Then, yesterday I heard from her brother, who lives nearby but separately. She had met with a freak accident that has changed her life completely. An act of random irresponsibility leading to a devastating black swan impact on this hard-working lady. Hit by randomness, as Taleb would put it. Bad luck, as most Indians would. Either way, it is entirely senseless and inexplicable. 

It will be some time before she can pick up the threads of her life. Her brother's intention was to ask if I would be good enough to wait for her to get well enough and come back to her job. I assured him that I would wait. She has taken a rain check on my offer for financial help. Need to go and meet her - will do that tomorrow.  

Sunday, November 06, 2011

Is the West afraid of democracy?

In recent times, governments in both, the US and Europe have shown that this could indeed be true!
We now look at a few examples in recent years, of the West running scared of true democracy.
  • Hamas was democratically elected as the governing party in a free and fair election which the US itself had approved of holding. Since that victory, neither Israel nor the US have recognized the Hamas government as a legitimately elected government in Gaza and the West Bank. All its talk of exporting democracy to justify ousting despots has been shown to be hollow and self-serving.
  • The US also took an inordinately long time before ditching its long-time ally Hosni Mubarak, and throwing their lot with a spontaneous non-violent democratic uprising in Egypt.
  • The current move to scuttle Palestine's application to be recognized as a country and admitted to full membership of the UN via a US veto in the Security Council is another example of the US running scared of democracy in action. The vote in UNESCO, where the US has no veto, shows what would happen if true democracy were allowed to prevail. 107 countries voted for admitting Palestine as a member of UNESCO while 14 countries (basically the US, Israel and like-minded countries) voted against.
  • Poland, Czechoslovakia, among several countries, wanted a referendum (the most democratic method, where every citizen can participate in the decision) to decide on the Lisbon Treaty (proposing constitutional change in the EU). However, they were all prevailed upon to not hold the referendum; instead, elected representatives alone ratified it.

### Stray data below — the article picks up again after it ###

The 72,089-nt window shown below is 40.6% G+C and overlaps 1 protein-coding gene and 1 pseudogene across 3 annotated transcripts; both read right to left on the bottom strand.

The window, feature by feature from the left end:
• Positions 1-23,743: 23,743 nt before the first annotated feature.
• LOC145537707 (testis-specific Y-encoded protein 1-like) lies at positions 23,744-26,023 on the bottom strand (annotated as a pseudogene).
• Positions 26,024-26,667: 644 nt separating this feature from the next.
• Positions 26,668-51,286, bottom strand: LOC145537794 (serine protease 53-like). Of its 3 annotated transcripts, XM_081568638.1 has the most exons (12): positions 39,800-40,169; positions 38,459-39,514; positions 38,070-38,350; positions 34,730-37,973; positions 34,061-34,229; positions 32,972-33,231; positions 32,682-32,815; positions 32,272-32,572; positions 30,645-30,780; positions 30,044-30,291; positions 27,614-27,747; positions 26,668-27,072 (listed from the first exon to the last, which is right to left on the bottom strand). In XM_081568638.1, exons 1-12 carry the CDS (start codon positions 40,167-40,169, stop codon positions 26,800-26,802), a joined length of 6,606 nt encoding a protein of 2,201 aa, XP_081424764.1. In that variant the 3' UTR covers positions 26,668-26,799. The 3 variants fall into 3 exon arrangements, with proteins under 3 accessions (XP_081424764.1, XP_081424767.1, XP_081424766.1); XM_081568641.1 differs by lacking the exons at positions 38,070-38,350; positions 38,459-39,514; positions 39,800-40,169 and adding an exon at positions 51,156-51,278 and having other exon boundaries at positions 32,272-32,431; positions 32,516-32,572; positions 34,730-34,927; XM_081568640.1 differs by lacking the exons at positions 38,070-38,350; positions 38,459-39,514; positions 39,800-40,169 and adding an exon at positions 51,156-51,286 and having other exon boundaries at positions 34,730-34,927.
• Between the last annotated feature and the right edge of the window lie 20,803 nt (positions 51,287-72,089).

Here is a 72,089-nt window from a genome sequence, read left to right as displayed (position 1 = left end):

• Ireland, however, held a referendum and the proposal to join the EU was defeated. A year later, another referendum was forced to be held in Ireland on the same question when enough votes swung in favour of the Lisbon Treaty. That decision was hailed as a resounding endorsement of the Lisbon Treaty. This is a new kind of democracy where you repeatedly ask the same question, till you get the answer you want.
  • The most recent case is when the Greek PM, George Papandreou proposed that the rescue package cobbled together by Germany and a few other EU countries be voted on by the people of Greece (referendum). It had the effect of a hungry cat among a flock of alarmed pigeons. Why should the prospects of a Greek referendum trouble the richer countries?
  • Because Greece as a country is any way in a soup, whether they agree to the rescue package, or don't. It is has a choice of entering 8-ft deep water, or 25-ft deep water. The real rescue package is not for Greece, but for the banks in the developed countries that are holding Greek government bonds that have fallen steeply in value. For them, it s the difference between accessing EU's rescue funds to rescue them from the fallout of poor investment decisions and not getting that access, and bearing the entire loss themselves. With the backdrop of Occupy Wall Street campaign, and the widespread anger against bankers, a referendum would almost certainly return a resounding “NO” to the EU package.
  • So it is not a surprise that Papandreou was prevailed upon to abandon his idea of a referendum. It continues the long saga of the democracies fearing democracy.

Thursday, November 03, 2011

Mother Teresa of Somalia

Picture this: Somalia: the longest-running failed state, a country at war with itself for over a decade. Now picture this: Dr Hawa Abdi, a lady, a gynecologist, imbued with a spirit of service that has made her daughters into converts to her cause. She and her two daughters now run what has grown from a single room to a 400-bed hospital. These bed are always full, but in the hospital campus stay 90,000 displaced people who also need medical help or a shelter from the violence and madness outside the camp. Her hospital has become one of Somalia's largest relief camps.
In May, 2010, she was abducted and held at gunpoint for being a woman and running the camp, but the womenfolk in the camp nearly 75,000 are women or children) – through sheer numbers, and aided by a flood of approbation from the world over, they forced Dr Abdi's release. Dr Abdi, however, was made of sterner stuff – she insisted that the leader of those who abducted her apologise in writing for her abduction and vandalisation of the hospital.
Currently, Somalians are reeling under a famine, and all she can provide is drinking water, and a rent-free place to stay. While the majority of those in the camp are women and children, men are allowed to stay with two conditions (the first applies to all in the camp):
  • those staying in the camp do not talk about family or clan (the reason why Somalia is so deeply divided), and
  • they do not beat their wives. Any wife-beater is locked up in an empty storeroom.
Just 5 doctors (including Dr Abdi and her two daughters) and 16 nurses at the camp conduct 20 surgeries every day and treat 300-400 patients every single day, seven days a week; AND manage the camp. Truly deserving candidate for the Nobel Prize. Hope that she is nominated soon – the prize money will help her foundation and Somalia greatly.